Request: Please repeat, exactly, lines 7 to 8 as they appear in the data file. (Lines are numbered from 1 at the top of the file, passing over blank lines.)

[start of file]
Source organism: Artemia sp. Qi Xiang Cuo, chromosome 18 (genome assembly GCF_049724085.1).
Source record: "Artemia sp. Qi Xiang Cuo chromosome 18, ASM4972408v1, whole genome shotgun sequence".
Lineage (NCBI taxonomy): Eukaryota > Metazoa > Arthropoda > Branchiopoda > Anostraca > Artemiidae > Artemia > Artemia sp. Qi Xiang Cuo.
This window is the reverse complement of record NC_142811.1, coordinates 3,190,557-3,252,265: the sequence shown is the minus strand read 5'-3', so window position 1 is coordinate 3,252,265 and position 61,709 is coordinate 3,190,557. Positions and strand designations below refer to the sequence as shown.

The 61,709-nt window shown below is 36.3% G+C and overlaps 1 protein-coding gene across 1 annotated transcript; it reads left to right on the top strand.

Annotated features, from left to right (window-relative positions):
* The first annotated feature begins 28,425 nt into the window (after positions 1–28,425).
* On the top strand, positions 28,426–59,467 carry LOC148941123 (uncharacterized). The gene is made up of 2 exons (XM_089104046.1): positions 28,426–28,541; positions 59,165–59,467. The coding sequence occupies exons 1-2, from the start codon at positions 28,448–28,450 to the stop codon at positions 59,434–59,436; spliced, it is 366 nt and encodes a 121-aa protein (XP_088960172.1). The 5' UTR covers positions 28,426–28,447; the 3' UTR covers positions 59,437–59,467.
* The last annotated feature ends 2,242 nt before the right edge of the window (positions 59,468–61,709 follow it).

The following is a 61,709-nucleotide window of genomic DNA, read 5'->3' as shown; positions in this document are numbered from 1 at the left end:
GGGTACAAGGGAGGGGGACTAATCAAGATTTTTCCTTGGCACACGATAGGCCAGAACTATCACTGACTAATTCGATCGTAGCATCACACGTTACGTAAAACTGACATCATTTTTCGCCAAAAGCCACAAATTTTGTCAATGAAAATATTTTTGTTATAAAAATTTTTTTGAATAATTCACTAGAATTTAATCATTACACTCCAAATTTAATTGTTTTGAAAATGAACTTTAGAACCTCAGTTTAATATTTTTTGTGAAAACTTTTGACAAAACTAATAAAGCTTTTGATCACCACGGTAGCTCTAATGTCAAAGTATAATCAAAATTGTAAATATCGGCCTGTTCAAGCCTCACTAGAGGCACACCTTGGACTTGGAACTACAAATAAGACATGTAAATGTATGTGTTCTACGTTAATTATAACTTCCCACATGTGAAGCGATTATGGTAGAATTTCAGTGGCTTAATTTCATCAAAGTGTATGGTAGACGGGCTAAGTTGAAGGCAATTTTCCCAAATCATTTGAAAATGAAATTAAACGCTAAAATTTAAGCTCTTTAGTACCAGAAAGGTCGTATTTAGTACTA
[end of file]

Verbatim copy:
* The first annotated feature begins 28,425 nt into the window (after positions 1–28,425).
* On the top strand, positions 28,426–59,467 carry LOC148941123 (uncharacterized). The gene is made up of 2 exons (XM_089104046.1): positions 28,426–28,541; positions 59,165–59,467. The coding sequence occupies exons 1-2, from the start codon at positions 28,448–28,450 to the stop codon at positions 59,434–59,436; spliced, it is 366 nt and encodes a 121-aa protein (XP_088960172.1). The 5' UTR covers positions 28,426–28,447; the 3' UTR covers positions 59,437–59,467.